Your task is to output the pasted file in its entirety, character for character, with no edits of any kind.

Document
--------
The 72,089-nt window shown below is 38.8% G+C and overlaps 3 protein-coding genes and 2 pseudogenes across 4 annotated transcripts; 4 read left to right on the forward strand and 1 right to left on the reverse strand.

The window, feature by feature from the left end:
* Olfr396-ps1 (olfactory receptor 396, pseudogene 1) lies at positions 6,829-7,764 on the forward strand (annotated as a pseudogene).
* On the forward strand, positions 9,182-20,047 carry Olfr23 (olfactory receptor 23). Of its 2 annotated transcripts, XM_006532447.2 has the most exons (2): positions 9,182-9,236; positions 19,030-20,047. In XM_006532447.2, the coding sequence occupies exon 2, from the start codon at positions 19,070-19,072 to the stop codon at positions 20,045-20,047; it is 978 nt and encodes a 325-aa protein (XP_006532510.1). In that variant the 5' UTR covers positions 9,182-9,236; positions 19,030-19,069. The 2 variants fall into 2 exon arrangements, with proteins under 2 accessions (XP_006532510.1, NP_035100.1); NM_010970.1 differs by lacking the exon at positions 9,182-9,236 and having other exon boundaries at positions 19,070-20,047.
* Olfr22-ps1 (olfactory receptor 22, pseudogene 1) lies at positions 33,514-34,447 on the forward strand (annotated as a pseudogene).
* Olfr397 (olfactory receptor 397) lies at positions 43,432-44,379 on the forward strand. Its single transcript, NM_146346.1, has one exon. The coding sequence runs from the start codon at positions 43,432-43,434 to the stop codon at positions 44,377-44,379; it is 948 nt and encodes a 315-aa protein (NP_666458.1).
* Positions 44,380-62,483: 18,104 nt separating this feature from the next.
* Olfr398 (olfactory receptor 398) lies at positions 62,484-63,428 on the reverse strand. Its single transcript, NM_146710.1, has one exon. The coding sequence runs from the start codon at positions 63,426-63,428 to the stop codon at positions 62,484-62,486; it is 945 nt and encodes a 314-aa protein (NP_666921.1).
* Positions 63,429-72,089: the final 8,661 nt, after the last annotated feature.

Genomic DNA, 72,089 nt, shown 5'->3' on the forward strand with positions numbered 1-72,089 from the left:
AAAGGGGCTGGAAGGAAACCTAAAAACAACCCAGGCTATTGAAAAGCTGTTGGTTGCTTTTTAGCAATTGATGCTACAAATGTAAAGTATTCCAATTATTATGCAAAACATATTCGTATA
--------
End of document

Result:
The 72,089-nt window shown below is 38.8% G+C and overlaps 3 protein-coding genes and 2 pseudogenes across 4 annotated transcripts; 4 read left to right on the forward strand and 1 right to left on the reverse strand.

The window, feature by feature from the left end:
* Olfr396-ps1 (olfactory receptor 396, pseudogene 1) lies at positions 6,829-7,764 on the forward strand (annotated as a pseudogene).
* On the forward strand, positions 9,182-20,047 carry Olfr23 (olfactory receptor 23). Of its 2 annotated transcripts, XM_006532447.2 has the most exons (2): positions 9,182-9,236; positions 19,030-20,047. In XM_006532447.2, the coding sequence occupies exon 2, from the start codon at positions 19,070-19,072 to the stop codon at positions 20,045-20,047; it is 978 nt and encodes a 325-aa protein (XP_006532510.1). In that variant the 5' UTR covers positions 9,182-9,236; positions 19,030-19,069. The 2 variants fall into 2 exon arrangements, with proteins under 2 accessions (XP_006532510.1, NP_035100.1); NM_010970.1 differs by lacking the exon at positions 9,182-9,236 and having other exon boundaries at positions 19,070-20,047.
* Olfr22-ps1 (olfactory receptor 22, pseudogene 1) lies at positions 33,514-34,447 on the forward strand (annotated as a pseudogene).
* Olfr397 (olfactory receptor 397) lies at positions 43,432-44,379 on the forward strand. Its single transcript, NM_146346.1, has one exon. The coding sequence runs from the start codon at positions 43,432-43,434 to the stop codon at positions 44,377-44,379; it is 948 nt and encodes a 315-aa protein (NP_666458.1).
* Positions 44,380-62,483: 18,104 nt separating this feature from the next.
* Olfr398 (olfactory receptor 398) lies at positions 62,484-63,428 on the reverse strand. Its single transcript, NM_146710.1, has one exon. The coding sequence runs from the start codon at positions 63,426-63,428 to the stop codon at positions 62,484-62,486; it is 945 nt and encodes a 314-aa protein (NP_666921.1).
* Positions 63,429-72,089: the final 8,661 nt, after the last annotated feature.

Genomic DNA, 72,089 nt, shown 5'->3' on the forward strand with positions numbered 1-72,089 from the left:
AAAGGGGCTGGAAGGAAACCTAAAAACAACCCAGGCTATTGAAAAGCTGTTGGTTGCTTTTTAGCAATTGATGCTACAAATGTAAAGTATTCCAATTATTATGCAAAACATATTCGTATA